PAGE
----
A guide to human conduct

Ananda Marga Ethics

In order to provide a practical guide for human behaviour, in Ananda Marga ten ethical principles called Yama and Niyama are observed. These principles are drawn from the ancient tradition of yoga and were refined and adapted by Shrii Shrii Anandamurti so every person can put them into practice, beyond time and place.
Yama literally means “control”, comprises five points related to society and the objective world. Yama emphasizes the commitment to others and expresses the idea that every living being is part of the same infinite consciousness; all entities are part of the same family. Harming other being is harming oneself.

Niyama meaning “self-regulation”, also consists of five parts and refers to maintain mental balance and personal harmony. For the spiritual aspirant Yama and Niyama are essential for the practice of meditation. Whoever violates moral principles (Yama-Niyama), should not have the opportunity to represent the people. If the power is given to a disabled person, is equivalent to running the in society cold-blooded way.
Shrii P. R. Sarkar


  1. AHIMSA: NOT TO HARM INTENTIONALLY, either with action or with the spoken word or thought. This principle does not contradict the self-defense or the eventual use of force to protect others. The important thing is to realize that all our actions should be directed to the collective well-being and should never be motivated by selfish feelings or the desire to harm.

  1. SATYA: RESPECT THE TRUTH, considering how and when to express it and using the words in a benevolent and considerate manner. The key is to consider others’ welfare and not it’s own.

  1. Asteya: NOT TO TAKE OUT OTHERS BELONGINGS, or to think about doing so. It should also be avoided being a hindrance for everyone to have what rightfully belongs to him.

  1. Aparigraha: NOt TO BUILD UP EXCESSIVE O UNNECESARY MATERIAL GOODS for a dignified life. In addition to being a burden on our mind, often what we have most others have less. This is because material goods are limited.

  1. Brahmacharya: STAYING CONNECTED WITH THE UNIVERSAL ENTITY (Brahma). This is accomplished by reminding ourselves and everything around us, that we are different expressions of the one Universal Consciousness. We should not only remember IT, but must also relate to everything and everyone in a respectful and spiritual way.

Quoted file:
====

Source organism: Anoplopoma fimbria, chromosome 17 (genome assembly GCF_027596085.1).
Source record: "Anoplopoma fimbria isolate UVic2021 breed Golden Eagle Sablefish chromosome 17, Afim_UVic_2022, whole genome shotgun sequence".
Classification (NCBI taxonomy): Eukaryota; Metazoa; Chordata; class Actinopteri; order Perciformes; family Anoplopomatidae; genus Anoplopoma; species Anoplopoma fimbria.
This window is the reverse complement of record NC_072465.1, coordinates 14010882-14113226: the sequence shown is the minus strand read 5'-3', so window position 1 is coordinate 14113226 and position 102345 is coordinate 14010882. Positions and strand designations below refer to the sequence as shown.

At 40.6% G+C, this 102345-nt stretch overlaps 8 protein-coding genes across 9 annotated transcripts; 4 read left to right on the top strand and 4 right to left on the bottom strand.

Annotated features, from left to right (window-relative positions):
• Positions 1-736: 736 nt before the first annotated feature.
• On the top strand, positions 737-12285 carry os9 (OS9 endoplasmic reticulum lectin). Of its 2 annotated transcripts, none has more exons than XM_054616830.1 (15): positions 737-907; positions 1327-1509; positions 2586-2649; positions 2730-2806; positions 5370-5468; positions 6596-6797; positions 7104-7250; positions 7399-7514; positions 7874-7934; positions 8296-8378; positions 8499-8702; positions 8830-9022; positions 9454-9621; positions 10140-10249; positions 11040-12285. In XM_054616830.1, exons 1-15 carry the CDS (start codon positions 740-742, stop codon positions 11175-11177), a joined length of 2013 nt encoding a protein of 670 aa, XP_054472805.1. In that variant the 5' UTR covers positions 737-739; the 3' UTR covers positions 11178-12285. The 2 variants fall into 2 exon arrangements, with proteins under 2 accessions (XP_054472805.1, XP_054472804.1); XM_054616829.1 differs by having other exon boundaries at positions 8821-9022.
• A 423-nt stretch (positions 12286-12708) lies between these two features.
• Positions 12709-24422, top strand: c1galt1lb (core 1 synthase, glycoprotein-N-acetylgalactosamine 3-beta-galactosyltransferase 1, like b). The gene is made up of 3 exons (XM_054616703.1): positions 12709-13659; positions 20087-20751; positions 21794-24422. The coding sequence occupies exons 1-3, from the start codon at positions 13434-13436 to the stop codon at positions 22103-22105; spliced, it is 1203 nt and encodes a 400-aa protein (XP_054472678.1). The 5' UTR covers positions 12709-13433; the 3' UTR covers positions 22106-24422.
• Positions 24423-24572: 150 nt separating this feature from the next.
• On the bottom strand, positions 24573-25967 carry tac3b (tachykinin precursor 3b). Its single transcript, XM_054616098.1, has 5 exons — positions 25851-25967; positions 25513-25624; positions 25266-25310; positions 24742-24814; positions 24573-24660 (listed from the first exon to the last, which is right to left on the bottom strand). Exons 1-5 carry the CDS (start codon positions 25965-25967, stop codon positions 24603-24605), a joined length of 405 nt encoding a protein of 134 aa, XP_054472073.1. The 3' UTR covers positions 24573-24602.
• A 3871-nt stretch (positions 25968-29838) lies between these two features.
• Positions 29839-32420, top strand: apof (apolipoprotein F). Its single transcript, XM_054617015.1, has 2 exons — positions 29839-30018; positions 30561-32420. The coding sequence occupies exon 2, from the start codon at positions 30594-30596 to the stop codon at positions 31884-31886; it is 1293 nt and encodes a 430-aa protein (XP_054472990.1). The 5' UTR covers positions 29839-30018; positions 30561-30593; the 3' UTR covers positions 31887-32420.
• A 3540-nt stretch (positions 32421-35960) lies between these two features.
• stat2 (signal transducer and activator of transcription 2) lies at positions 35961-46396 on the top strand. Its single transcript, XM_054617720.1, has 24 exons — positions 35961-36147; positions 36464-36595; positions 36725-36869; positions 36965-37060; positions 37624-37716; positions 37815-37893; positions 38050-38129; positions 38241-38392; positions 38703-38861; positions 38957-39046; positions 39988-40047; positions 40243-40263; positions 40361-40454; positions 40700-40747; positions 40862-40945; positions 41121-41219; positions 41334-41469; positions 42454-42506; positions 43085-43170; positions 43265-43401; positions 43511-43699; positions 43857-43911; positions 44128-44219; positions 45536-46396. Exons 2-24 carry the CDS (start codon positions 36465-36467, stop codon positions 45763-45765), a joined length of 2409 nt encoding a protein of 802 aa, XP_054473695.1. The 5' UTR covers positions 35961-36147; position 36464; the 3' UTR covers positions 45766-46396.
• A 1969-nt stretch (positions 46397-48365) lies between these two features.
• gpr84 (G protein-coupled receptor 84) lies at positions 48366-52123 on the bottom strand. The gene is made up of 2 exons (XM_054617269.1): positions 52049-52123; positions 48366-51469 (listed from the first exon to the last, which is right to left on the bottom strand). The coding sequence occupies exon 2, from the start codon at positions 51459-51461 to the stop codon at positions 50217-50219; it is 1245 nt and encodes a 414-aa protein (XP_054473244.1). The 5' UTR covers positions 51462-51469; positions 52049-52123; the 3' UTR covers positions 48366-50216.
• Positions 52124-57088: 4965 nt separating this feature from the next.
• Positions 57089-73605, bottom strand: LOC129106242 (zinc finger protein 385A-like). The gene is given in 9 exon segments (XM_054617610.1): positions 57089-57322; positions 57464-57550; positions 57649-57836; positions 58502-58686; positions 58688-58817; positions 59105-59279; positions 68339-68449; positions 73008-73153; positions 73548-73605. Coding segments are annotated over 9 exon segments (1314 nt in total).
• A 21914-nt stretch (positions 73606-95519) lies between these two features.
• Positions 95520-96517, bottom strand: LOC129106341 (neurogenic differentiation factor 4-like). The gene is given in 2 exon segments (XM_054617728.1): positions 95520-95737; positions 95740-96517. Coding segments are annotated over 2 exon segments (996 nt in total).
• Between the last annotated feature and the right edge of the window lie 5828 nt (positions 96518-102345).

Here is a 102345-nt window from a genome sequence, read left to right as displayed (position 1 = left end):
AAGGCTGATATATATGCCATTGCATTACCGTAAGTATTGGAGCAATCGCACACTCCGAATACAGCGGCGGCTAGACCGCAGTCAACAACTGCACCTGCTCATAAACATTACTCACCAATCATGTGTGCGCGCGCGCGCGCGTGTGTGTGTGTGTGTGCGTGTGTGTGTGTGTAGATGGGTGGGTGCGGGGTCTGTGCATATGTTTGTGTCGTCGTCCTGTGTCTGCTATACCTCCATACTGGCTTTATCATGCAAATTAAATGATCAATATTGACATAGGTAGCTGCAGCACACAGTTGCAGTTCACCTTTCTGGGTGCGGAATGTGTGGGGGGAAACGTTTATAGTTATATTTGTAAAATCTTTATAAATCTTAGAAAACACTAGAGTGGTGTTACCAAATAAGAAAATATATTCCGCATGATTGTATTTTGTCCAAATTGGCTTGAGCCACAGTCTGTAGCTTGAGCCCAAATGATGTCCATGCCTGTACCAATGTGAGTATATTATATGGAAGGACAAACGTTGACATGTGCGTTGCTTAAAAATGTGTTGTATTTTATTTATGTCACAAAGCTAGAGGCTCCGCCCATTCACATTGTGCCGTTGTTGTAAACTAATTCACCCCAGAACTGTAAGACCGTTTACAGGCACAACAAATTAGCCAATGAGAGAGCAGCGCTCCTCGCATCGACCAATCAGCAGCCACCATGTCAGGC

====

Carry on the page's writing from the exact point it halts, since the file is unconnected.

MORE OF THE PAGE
1. Shaoca: MAINTAIN THE PURITY AND CLEANLINESS OF THE MIND, body and environment. Most important is mental health, which is maintained by cultivating noble and altruistic thoughts, doing community service and helping all to the best of our abilities. The feeling that most pollutes our mind and our heart is selfishness.

  1. Santosa: MAINTAIN MENTAL SERENITY AND DELIGHT. To achieve this we must remember at all times that we are spiritual beings with a goal of transcendent life; material reality is constantly changing, but our mind should remain fixed and stable, always observing the spiritual goal, like a beacon in a storm.

  1. Tapah: RELIEVE THE SUFFERING OF OTHERS THROUGH PERSONAL SACRIFICE. There are many ways to help and service, but this service is specifically made with real effort and giving of oneself. This has a strong positive effect on our mind, so is considered an internal, personal practice, beyond the constructive external effect our service had.

  1. Sva’dhya’ya: STUDY AND UNDERSTAND SPIRITUAL MATTER. It is the effort to deeply understand the issues related to our spiritual development, making a habit to the mind to meditate on this fundamental aspect of our lives. This is usually done by reading and offsets the negative effects the continued focus on material issues has, to which we devote much of our life.

  1. Ishvara Pranidhana: ACCEPT THE SUPREME ENTITY as shelter and goal of life. It means to set oneself in a Cosmic ideation and take the Supreme Being as one ideal and goal of our life. The final destination of our existence is to merge with the Absolute, back to our true origin. It also refers to the first lesson of meditation taught in Ananda Marga, precisely because its goal is to reach that state of spiritual union with the Infinite.